But you want to be extremely careful in throwing people's lives away. Saving the dignity and livelihood, to the extent possible, of people who work in the nuclear industry, or their families, or who support it, has a value. Any wrenching change, such as is typically envisioned, is a last resort. Above all, you want people to be as sure as possible that they are being treated fairly. To do this, you want a good and careful argument, with reasonable assurance that everything possible to save them is being tried, that they are not being disposed of with contempt for some supposedly higher purpose. If this is not done, you can easily get a backlash to produce far worse policy than if no change in the energy mix occurs at all. In France, as in the U.S., there is tremendous political polarization. Any reasonable forecast of what can happen has to take this polarization, and its likely worsening, into account.

Mark Silverstone's picture
Mark Silverstone on Jun 25, 2022

Thanks for your thoughtful and pertinent comments Julian. And please excuse my (probably too) lengthy reply.

I share your concern for the thousands of highly competent nuclear industry engineers whose livelihoods are threatened.  And your point about backlash is well taken. I know more than a few engineers who have made the transition from the nuclear to the oil and gas industry, quite successfully.  And now their livelihoods are again under threat by the outlook for that industry.  I live in Norway where we are grappling with the anticipated sunset on that industry, one that transformed our society mostly in highly favorable ways.  While some presently producing gas fields are likely to produce until 2070, there is a strong push to cease exploration efforts to find more fossil fuels. I believe we are not far from that.  The result will be the painful demise of the careers of thousands of people.  It may well be that many will find a new career in offshore wind, but in nowhere near the numbers and skill sets appropriate for most.

The fault does not usually lie at the feet of the people who will be most affected.  In the case of France, their nuclear industry has long been held up as a great example of how nuclear works to generate an abundance of a reasonably priced, safe and reliable source of power in a country without oil and gas assets.  It is disappointing, to say the least, that the French system has not stood the test of time.  There are lessons that must be learned from that. 

The nuclear industry is not well served by their lobbying and other industry leaders.  They stubbornly insist on absurd falsehoods such as those regarding the management of nuclear waste, the effects of disasters such as Fukushima,  the cost effectiveness of present day nuclear generation and the purported zero carbon emissions of the nuclear generation life cycle.  And of course they have been found guilty of lying to and bribing public officials to further their aims.

But the fact remains that it is indeed a wrenching change, no matter what the outcome.  We already see the trauma experienced by workers in the coal industry.  I believe it is the responsibility and in the interest of government to help ease the transition.  After all, many countries are experiencing skilled and unskilled labor shortages.  Our workforce,  especially skilled nuclear industry workers, are a resource, not a burden.  By no means do I take lightly the dignity and livelihood of those people.

Much of the same is true of the oil and gas industry. Though it may not appear so at the present moment because of the war in Ukraine, the oil and gas industry will experience in years to come the “stranding” of assets, i.e. discovered and developed reservoirs representing huge investments for which there are no customers. The boom and bust cycle will still persist for some time. But it will come to an end in a “bust” cycle. It will not be pretty.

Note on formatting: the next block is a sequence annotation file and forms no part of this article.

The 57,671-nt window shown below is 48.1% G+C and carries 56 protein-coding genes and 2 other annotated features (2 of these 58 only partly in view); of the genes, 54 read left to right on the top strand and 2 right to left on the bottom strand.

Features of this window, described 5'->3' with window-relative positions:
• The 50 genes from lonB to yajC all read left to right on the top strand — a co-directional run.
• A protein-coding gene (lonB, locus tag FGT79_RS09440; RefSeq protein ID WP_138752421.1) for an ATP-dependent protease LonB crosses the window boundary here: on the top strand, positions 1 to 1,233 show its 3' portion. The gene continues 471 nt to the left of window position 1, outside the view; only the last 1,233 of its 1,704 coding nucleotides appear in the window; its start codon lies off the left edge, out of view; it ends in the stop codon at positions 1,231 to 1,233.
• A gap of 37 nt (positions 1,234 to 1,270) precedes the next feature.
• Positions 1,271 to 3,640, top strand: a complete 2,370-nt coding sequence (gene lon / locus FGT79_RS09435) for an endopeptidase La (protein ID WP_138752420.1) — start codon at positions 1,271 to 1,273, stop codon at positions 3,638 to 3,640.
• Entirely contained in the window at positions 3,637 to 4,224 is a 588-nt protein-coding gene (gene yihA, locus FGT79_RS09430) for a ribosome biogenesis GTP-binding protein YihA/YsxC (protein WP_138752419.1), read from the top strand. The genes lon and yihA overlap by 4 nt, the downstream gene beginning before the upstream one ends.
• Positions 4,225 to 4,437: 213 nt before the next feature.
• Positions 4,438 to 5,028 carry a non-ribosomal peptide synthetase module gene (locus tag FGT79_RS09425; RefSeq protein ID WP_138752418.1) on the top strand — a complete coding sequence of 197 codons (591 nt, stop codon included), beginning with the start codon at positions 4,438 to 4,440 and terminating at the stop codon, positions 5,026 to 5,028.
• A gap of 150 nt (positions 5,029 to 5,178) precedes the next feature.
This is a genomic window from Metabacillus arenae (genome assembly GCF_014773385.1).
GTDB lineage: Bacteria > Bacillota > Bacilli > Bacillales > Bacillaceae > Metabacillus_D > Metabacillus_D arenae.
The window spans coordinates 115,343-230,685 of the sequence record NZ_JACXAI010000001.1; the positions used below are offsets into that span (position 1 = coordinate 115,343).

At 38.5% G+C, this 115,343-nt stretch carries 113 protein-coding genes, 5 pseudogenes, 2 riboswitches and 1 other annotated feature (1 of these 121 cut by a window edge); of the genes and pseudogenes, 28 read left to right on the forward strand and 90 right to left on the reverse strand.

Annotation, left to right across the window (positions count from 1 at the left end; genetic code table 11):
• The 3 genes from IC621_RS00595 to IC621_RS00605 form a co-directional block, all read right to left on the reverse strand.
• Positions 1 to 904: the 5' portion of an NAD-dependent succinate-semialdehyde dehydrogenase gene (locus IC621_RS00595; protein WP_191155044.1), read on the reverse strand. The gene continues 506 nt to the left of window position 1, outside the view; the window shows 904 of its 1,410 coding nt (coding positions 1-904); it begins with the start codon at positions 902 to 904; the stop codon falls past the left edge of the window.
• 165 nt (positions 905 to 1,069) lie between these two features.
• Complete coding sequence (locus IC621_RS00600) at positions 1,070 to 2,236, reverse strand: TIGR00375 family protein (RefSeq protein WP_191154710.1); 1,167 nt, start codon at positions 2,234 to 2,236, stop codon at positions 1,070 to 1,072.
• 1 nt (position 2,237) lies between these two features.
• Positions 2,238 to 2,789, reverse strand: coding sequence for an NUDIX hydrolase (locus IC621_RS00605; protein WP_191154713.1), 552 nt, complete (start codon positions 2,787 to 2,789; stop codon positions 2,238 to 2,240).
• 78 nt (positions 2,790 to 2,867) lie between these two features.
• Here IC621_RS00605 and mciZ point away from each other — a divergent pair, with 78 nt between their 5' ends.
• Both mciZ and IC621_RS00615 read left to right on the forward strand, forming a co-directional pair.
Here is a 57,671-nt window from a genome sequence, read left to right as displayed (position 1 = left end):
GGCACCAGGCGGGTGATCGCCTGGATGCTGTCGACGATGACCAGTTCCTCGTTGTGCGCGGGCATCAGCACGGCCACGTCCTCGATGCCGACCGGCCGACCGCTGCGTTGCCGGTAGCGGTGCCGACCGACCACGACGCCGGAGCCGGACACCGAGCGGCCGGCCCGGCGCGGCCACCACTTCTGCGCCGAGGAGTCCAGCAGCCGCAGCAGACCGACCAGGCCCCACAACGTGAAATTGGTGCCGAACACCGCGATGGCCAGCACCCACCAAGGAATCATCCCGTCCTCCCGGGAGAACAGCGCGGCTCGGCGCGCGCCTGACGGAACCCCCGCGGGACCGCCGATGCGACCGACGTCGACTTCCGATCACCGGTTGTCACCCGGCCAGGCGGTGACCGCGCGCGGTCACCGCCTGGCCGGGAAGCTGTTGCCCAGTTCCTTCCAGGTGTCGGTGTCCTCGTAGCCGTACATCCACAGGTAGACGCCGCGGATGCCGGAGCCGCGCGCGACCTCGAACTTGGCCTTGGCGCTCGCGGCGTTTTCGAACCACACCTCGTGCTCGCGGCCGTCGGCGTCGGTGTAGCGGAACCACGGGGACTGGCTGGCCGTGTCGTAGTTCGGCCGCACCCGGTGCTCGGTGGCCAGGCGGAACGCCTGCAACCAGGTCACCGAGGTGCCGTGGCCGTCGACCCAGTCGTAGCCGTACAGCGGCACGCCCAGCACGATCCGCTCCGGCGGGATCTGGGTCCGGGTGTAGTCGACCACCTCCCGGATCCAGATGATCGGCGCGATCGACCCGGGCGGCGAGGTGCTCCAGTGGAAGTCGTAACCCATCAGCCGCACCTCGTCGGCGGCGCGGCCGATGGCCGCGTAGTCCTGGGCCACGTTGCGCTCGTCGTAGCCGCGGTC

However, there are counter currents.  There will be for many more years, if not forever, the need for some oil and gas for manufacturing plastic, lubricants and other products.  And, there is still a possibility that CCS will become a sensible proposition.  Oil is useful and appropriate for many purposes. But burning it in huge quantities is not likely to be one of them.

Regarding the nuclear industry, there will still be applications for the technology. We have yet to see how it turns out for small modular reactors that, supposedly, can be mass produced,  though it will be at least another 10 years before we know. And there will be a need for many years for small reactors for specialized applications for medicine and, unfortunately, defense purposes.  Here is another possibility, i.e., the use of small reactors (“…from five megawatts, up to around 70…”) for powering offshore desalination plants.  And brand new nuclear technologies are in serious development.  I have no idea what to believe about whether any of those ideas will come to fruition.

And, of course, there is the perennial hope/dream for fusion.

Consider for a moment the transition from film to digital photography.  Personally, I miss a great deal about using film for taking photos.  In fact, many desirable aspects of analog recording of sound and images have been lost to digitization, though they survive to some extent with “niche” users for some purposes. The same will likely apply to the nuclear industry, barring game changing technological developments. In any case, societies  must devise much better ways to adapt to paroxysms associated with the displacement of giant industries by massive technological changes.  Because many more are coming.

But for now, the momentum is clearly in the direction of renewables: hydro, wind, solar, geothermal, biological.

Julian Silk's picture
Julian Silk on Jun 28, 2022

All this is true and sad.  The Union of Concerned Scientists is very anti-nuclear, and has argued strenuously against helium-cooled nuclear reactors of all types.  I don't want to be pigeon-holed as a nuclear backer, or a fossil-fuel backer, either, just someone who appreciates the people involved, and doesn't want them hurt.  I keep thinking that renewables and fossil-fuel could be combined to mutual benefit.

Mark Silverstone's picture
Mark Silverstone on Jun 29, 2022

Yes, it is as you say Julian.  I do think that vibrant, liberal economies need to, and must, learn, to some extent at least, to manage these turbulent times and to take care of the people who are displaced by these major changes and, also,  to direct the energies and skills of its workforce to the benefit of all.

I have my doubts that "capitalism", at least as we know it, is up to the task. It may well be, indeed, the test and the main theme of the history of these times.

Mark Silverstone's picture